The Attribution of Land–Atmosphere Interactions on the Seasonal Predictability of Drought

Joshua K. Roundy Department of Civil and Environmental Engineering, Princeton University, Princeton, New Jersey

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Eric F. Wood Department of Civil and Environmental Engineering, Princeton University, Princeton, New Jersey

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Abstract

Drought has significant social and economic impacts that could be reduced by preparations made possible through seasonal prediction. During the convective season, when the potential of extreme drought is the highest, the soil moisture can provide a means of improved predictability through land–atmosphere interactions. In the past decade, there has been a significant amount of work aimed at better understanding the predictability of land–atmosphere interactions. One such approach classifies the interactions between the land and the atmosphere into coupling states. The coupling states have been shown to be persistent and were used to demonstrate the existence of strong biases in the coupling of the NCEP Climate Forecast System, version 2 (CFSv2). In this work, the attribution of the coupling state on the seasonal prediction of precipitation and temperature and the extent to which the bias in the coupling state hinders the prediction of drought is analyzed. This analysis combines the predictions from statistical models with the predictions from CFSv2 as a means to isolate and attribute the predictability. The results indicate that the intermountain region is a hotspot for seasonal prediction because of local persistence of initial conditions. In addition, the local persistence of initial conditions provides some level of drought prediction; however, accounting for the spatial interactions provides a more complete prediction. Furthermore, the statistical models provide more skillful predictions of precipitation during drought than the CFSv2; however, the CFSv2 predictions are more skillful for daily maximum temperature during drought. The implication, limitations, and extensions of this work are also discussed.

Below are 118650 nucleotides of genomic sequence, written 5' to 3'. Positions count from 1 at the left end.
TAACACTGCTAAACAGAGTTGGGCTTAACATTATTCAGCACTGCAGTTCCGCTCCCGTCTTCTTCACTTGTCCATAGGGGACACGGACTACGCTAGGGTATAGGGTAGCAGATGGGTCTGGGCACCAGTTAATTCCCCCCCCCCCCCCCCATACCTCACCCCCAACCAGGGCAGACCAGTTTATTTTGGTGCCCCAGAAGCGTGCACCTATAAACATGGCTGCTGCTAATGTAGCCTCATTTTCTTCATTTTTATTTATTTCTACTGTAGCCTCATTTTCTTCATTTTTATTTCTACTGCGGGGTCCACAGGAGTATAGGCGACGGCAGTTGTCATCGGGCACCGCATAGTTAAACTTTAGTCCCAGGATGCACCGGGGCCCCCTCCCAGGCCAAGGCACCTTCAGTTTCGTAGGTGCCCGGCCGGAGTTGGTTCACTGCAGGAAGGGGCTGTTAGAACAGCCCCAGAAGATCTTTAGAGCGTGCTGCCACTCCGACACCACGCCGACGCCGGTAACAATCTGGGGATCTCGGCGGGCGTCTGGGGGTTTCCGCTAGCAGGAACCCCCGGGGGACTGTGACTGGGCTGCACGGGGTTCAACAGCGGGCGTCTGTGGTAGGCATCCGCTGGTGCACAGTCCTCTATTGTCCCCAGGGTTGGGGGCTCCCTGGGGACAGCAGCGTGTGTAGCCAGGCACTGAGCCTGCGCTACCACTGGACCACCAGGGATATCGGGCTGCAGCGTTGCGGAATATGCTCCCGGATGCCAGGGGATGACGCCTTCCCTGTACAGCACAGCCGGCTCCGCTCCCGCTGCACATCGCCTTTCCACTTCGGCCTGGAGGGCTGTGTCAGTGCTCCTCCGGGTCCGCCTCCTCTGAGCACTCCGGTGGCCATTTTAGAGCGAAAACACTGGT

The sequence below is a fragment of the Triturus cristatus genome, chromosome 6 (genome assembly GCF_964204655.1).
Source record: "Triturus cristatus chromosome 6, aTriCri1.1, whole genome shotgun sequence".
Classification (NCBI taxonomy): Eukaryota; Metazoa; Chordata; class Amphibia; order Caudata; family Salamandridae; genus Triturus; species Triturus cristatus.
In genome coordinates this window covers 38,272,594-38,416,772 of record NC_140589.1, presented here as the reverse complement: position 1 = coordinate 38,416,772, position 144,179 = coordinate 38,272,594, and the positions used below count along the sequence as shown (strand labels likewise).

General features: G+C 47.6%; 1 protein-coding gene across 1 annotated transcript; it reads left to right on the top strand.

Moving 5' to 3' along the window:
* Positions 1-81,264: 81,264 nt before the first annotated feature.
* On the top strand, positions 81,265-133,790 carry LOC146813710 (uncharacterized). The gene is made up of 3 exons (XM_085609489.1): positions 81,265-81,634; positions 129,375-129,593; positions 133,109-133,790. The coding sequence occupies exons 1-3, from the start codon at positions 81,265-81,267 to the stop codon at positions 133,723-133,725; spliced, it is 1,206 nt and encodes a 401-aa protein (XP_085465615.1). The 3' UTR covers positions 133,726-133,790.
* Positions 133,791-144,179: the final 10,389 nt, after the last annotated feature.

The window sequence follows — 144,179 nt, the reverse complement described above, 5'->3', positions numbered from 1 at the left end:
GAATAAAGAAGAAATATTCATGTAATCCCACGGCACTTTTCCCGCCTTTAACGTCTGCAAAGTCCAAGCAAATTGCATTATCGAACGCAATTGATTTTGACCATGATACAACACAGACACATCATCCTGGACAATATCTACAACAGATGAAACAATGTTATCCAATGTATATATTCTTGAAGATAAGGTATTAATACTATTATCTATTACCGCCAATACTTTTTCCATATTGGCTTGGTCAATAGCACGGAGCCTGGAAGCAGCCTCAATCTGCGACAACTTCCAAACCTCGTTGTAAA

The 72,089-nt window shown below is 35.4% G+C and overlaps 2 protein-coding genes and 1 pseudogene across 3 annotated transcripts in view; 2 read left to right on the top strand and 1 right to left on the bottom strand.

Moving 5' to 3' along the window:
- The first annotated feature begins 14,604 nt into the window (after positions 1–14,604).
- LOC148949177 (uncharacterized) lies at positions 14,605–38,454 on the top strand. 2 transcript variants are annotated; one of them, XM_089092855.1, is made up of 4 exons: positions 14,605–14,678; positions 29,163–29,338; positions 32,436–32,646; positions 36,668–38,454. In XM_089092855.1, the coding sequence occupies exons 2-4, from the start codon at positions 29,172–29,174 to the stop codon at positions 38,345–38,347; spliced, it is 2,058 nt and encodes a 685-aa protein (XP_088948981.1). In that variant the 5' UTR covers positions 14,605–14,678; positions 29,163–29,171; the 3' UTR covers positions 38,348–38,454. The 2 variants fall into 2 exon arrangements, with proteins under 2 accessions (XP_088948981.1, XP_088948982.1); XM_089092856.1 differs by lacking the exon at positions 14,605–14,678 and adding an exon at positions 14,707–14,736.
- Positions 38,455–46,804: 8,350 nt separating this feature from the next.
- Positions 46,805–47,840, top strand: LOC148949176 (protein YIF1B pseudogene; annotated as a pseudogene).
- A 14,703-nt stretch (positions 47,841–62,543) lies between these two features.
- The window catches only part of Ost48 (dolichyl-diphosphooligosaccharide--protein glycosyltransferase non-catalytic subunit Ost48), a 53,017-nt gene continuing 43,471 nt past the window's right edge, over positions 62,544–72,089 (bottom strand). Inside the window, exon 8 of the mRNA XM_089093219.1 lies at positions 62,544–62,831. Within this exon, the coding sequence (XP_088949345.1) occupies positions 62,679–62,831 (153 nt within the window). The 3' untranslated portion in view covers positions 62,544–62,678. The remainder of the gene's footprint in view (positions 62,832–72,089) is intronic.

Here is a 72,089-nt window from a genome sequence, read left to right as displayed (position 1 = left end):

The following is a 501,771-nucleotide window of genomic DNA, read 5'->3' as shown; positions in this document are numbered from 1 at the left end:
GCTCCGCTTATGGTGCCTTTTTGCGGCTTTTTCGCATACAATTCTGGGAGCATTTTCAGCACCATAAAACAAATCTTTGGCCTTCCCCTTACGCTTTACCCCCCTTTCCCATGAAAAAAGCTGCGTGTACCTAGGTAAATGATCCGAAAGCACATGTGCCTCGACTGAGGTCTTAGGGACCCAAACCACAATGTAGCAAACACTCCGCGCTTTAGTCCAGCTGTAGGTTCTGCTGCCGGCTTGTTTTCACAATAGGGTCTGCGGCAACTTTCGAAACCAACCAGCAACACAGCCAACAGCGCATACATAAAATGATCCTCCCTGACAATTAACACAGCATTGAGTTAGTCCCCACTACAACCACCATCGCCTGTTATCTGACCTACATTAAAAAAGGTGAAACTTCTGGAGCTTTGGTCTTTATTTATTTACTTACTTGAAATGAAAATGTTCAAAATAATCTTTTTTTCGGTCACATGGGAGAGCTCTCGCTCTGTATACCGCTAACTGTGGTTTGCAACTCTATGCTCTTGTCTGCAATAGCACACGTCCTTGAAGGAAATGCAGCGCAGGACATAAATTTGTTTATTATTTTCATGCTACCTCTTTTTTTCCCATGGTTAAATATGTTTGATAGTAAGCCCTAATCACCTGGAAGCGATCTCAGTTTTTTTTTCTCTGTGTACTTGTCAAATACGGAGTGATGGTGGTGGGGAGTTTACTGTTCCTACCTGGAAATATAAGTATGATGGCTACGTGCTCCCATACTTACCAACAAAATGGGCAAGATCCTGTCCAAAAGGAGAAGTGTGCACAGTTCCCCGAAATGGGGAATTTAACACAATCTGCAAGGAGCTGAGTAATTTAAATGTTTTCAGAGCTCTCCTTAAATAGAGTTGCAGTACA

Current affiliation: Hydrological Sciences Branch, NASA Goddard Space Flight Center, Greenbelt, Maryland.

Corresponding author address: Joshua K. Roundy, Goddard Space Flight Center, Building 33, Room G209, Greenbelt, MD 20771. E-mail: joshua.roundy@nasa.gov

Abstract

Drought has significant social and economic impacts that could be reduced by preparations made possible through seasonal prediction. During the convective season, when the potential of extreme drought is the highest, the soil moisture can provide a means of improved predictability through land–atmosphere interactions. In the past decade, there has been a significant amount of work aimed at better understanding the predictability of land–atmosphere interactions. One such approach classifies the interactions between the land and the atmosphere into coupling states. The coupling states have been shown to be persistent and were used to demonstrate the existence of strong biases in the coupling of the NCEP Climate Forecast System, version 2 (CFSv2). In this work, the attribution of the coupling state on the seasonal prediction of precipitation and temperature and the extent to which the bias in the coupling state hinders the prediction of drought is analyzed. This analysis combines the predictions from statistical models with the predictions from CFSv2 as a means to isolate and attribute the predictability. The results indicate that the intermountain region is a hotspot for seasonal prediction because of local persistence of initial conditions. In addition, the local persistence of initial conditions provides some level of drought prediction; however, accounting for the spatial interactions provides a more complete prediction. Furthermore, the statistical models provide more skillful predictions of precipitation during drought than the CFSv2; however, the CFSv2 predictions are more skillful for daily maximum temperature during drought. The implication, limitations, and extensions of this work are also discussed.

Current affiliation: Hydrological Sciences Branch, NASA Goddard Space Flight Center, Greenbelt, Maryland.

Corresponding author address: Joshua K. Roundy, Goddard Space Flight Center, Building 33, Room G209, Greenbelt, MD 20771. E-mail: joshua.roundy@nasa.gov
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